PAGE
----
(Nov. 25), CBS.

-- “The Story of
Santa Claus,” 9-10 p.m. Saturday (Nov. 25), CBS.

-- “Grandma Got
Run Over by a Reindeer,” 8-9 p.m. Dec. 1, CW; reruns at 8 p.m. Dec.
20 on CW, also, 7 a.m. Dec. 21 and 22 on Freeform.

-- “Shrek the
Halls” and “Toy Story That Time Forgot,” 8 and 8:30 p.m. Dec.
7, ABC.

-- “Disney's Prep
& Landing” is a slick, fast-paced look at Santa's advance team.
ABC has it at 8:30 p.m. Dec. 14, with its sequel at 8:30 p.m. Dec.
19; Freeform has them together, 2:30-3:30 p.m. Dec. 17 and 7:30-8:30
a.m. Dec. 25.

-- “I Want a Dog
For Christmas, Charlie Brown,” 8-9 p.m. Dec. 16, ABC.

-- “How Murray
Saved Christmas,” 7:30 p.m. Dec. 24,, NBC. The 60-minute original
rippled with clever songs; this is a 30-minute version.

-- Also: PBS Kids
plans Christmas specials for its “family movie night” on Fridays
through Sundays (check local listings). That starts this weekend with
“Once Upon a Sesame Street Christmas.” Coming are “The
Gruffalo,” Dec. 1-3; “The Cat in the Hat Knows a Lot About
Christmas,” Dec. 8-10; “Splash and Bubbles” and “Peg and
Cat,” Dec. 15-17; and “Ready, Jet, Go” and “Wild Kratts,”
Dec. 22-24.

-- And much more:
There are plenty of Christmas cartoon reruns, as evidenced on
Freeform. We counted 73 hours of animation, between 7 a.m. and
midnight on Dec. 1-25. On 16 of those days, there's 7 a.m.



-- “Greatest
Holiday Commercials,” 8 p.m. Dec. 12, CW.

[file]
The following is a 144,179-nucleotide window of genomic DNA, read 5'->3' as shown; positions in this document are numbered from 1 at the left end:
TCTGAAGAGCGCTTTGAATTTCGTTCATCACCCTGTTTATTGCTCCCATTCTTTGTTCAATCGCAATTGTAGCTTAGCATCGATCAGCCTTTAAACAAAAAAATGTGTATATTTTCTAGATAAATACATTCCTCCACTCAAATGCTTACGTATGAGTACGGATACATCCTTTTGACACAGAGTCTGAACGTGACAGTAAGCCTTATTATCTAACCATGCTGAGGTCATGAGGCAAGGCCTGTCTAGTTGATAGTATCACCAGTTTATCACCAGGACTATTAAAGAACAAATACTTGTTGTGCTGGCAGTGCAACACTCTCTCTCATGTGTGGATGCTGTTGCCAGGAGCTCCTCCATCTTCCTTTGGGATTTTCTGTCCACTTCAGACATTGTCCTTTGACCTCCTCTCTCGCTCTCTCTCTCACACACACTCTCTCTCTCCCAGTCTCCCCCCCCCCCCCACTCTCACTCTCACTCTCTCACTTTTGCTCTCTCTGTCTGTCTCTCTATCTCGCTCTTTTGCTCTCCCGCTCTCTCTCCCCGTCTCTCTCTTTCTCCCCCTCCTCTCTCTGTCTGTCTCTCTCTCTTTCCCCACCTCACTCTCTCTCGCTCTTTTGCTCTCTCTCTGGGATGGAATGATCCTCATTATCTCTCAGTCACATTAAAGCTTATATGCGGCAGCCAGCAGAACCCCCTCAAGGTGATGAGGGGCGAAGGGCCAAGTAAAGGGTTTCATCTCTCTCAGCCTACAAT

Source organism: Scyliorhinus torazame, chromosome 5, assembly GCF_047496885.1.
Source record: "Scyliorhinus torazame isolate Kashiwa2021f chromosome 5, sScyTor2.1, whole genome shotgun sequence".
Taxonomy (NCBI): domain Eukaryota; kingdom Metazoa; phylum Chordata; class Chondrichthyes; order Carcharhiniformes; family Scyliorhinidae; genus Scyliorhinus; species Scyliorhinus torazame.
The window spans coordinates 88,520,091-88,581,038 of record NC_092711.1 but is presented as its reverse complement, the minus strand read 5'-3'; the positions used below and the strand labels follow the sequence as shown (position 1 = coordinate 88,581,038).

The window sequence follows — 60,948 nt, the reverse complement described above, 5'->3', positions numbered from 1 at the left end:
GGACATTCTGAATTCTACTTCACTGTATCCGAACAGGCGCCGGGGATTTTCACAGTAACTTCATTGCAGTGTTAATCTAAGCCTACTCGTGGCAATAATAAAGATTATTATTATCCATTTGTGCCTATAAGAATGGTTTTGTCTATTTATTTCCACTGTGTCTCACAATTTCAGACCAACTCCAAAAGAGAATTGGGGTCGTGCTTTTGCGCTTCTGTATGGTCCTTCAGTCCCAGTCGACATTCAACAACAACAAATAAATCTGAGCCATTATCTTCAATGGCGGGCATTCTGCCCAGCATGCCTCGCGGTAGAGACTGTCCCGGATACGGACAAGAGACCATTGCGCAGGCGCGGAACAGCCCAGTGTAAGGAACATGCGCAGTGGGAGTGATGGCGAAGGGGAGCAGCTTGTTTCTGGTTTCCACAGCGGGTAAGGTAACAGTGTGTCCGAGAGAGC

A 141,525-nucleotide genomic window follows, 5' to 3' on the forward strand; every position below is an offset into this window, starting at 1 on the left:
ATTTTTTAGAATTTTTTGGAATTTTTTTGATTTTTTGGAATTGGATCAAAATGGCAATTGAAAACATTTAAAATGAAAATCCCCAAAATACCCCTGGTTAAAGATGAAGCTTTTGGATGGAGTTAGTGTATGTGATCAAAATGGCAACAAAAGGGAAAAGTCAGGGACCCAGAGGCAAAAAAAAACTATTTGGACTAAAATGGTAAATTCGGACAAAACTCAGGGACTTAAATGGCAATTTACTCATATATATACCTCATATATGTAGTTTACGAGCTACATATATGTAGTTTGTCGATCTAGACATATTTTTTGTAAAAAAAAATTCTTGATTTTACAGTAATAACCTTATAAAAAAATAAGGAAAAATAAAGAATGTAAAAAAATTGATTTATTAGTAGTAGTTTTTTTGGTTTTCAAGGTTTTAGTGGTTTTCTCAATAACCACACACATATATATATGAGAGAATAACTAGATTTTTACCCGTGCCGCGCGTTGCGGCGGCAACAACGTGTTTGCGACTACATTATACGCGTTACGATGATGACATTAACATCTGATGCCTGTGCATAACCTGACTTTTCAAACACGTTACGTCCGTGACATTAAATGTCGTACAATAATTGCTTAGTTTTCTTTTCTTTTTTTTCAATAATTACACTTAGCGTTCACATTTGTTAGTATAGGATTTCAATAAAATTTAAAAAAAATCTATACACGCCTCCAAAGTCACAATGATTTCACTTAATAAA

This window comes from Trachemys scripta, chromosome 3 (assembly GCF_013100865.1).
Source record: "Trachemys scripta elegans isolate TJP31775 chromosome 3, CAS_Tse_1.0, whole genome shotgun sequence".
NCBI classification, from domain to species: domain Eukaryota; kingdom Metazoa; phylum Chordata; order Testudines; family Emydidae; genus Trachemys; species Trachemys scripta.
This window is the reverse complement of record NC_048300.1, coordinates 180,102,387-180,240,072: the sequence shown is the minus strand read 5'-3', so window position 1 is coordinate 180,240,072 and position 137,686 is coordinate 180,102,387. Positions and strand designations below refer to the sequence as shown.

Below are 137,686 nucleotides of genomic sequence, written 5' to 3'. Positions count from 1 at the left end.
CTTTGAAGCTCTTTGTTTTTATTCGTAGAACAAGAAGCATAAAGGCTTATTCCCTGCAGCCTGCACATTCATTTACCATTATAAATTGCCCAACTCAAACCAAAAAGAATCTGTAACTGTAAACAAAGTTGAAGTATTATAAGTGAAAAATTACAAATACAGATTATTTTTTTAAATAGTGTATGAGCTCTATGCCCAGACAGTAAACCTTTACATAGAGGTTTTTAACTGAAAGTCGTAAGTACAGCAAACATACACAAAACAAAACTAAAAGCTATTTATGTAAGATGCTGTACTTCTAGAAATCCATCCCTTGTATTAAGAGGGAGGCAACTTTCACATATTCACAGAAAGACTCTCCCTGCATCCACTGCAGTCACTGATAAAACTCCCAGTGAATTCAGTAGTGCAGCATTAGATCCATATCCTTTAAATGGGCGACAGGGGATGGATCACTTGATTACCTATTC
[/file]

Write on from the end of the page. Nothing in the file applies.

-- “I Love Lucy
Christmas Special,” 8-9 p.m. Dec. 22, CBS. This again has colorized
versions of two episodes. One (a Christmas episode) is repeated
annually; the other has Lucy in a fashion show with movie stars'
wives. It's followed at 9 by colorized “Dick Van Dyke Show”

Mostly music

-- “CMA Country
Christmas,” 8-10 p.m. Monday (Nov. 27), ABC. Reba McEntire hosted
at theGrand Old Opry. Performers included Luke Bryan, Kelsea
Ballerini, Alan Jackson, Brett Eldredge, Trisha Yearwood, Chris
Young, Dustin Lynch and gospel's CeCe Winans, plus Lady Antebellum,
Little Big Town, CB30 and Dan and Shay.

-- “A Very
Pentatonix Christmas,” 10 p.m. Monday (Nov. 27), NBC, rerunning
Dec. 6. Jennifer Hudson links with the group; others range from
“Voice” winner Darci Lynne Farmer, 13, to Jay Leno, 67.

-- “Christmas in
Rockefeller Center,” 8 p.m. Wednesday (Nov. 29), NBC. There's music
by Gwen Stefani, Jennifer Nettles, Brett Eldredge, Leslie Odom J.,
Pentatonix and The Tenors.

-- “Magical
Holiday Celebration ,” 9-11 p.m. Nov. 30, ABC. Nick Lachey hosts in
the Disney parks with Julianne Hough and Jesse Palmer. Performers
include Ciara, Darius Rucker, Jason Derulo and Lea Michele, plus
Hanson, Fitz and the Tantrums and In Real Life, which was assembled
from ABC's failed “Boy Band” show.

-- “Disney Channel
Holiday Celebation,” 8:30 p.m. Dec. 1 on (duh) the Disney Channel.
It has music by Dove Cameron, Sofia Carson, Asher Angel, Milo Manheim
and Meg Donnelly, plus a look at Disney World's “Toy Story Land”
opening next summer and at three philanthropic families.

-- “A Nashville
Christmas” is 8 p.m. ET Dec. 7 on GetTV, with Wynonna, Pam Tillis,
Emmylou Harris and Vincent & Dailey. It's also on the
Sony Digital Network and reruns on GetTV at 10 p.m. ET Dec. 10; 10
p.m. Dec. 12; 9 p.m. Dec. 14; 10 p.m. Dec. 18; 8 p.m. Dec. 20; 8 p.m.
Dec. 23; 8 p.m. Dec. 25.

-- “Gwen Stefani's
You Make It Feel Like Christmas,” 9 p.m. Dec. 12, NBC. It mixes
music (Blake Shelton, Ne-Yo) and comedy, with Chelsea Handler, Ken
Jeong and Seth MacFarlane.

-- “iHeart Radio
Jingle Ball,” 8-9:30 p.m. Dec. 14, rerunning 8-9:30 p.m. Dec. 25.
It includes Taylor Swift, Ed Sheeran, Niall Horan, Liam Payne, Camila
Cabello, Fifth Harmony and the Chainsmokers.

-- “Taraji's White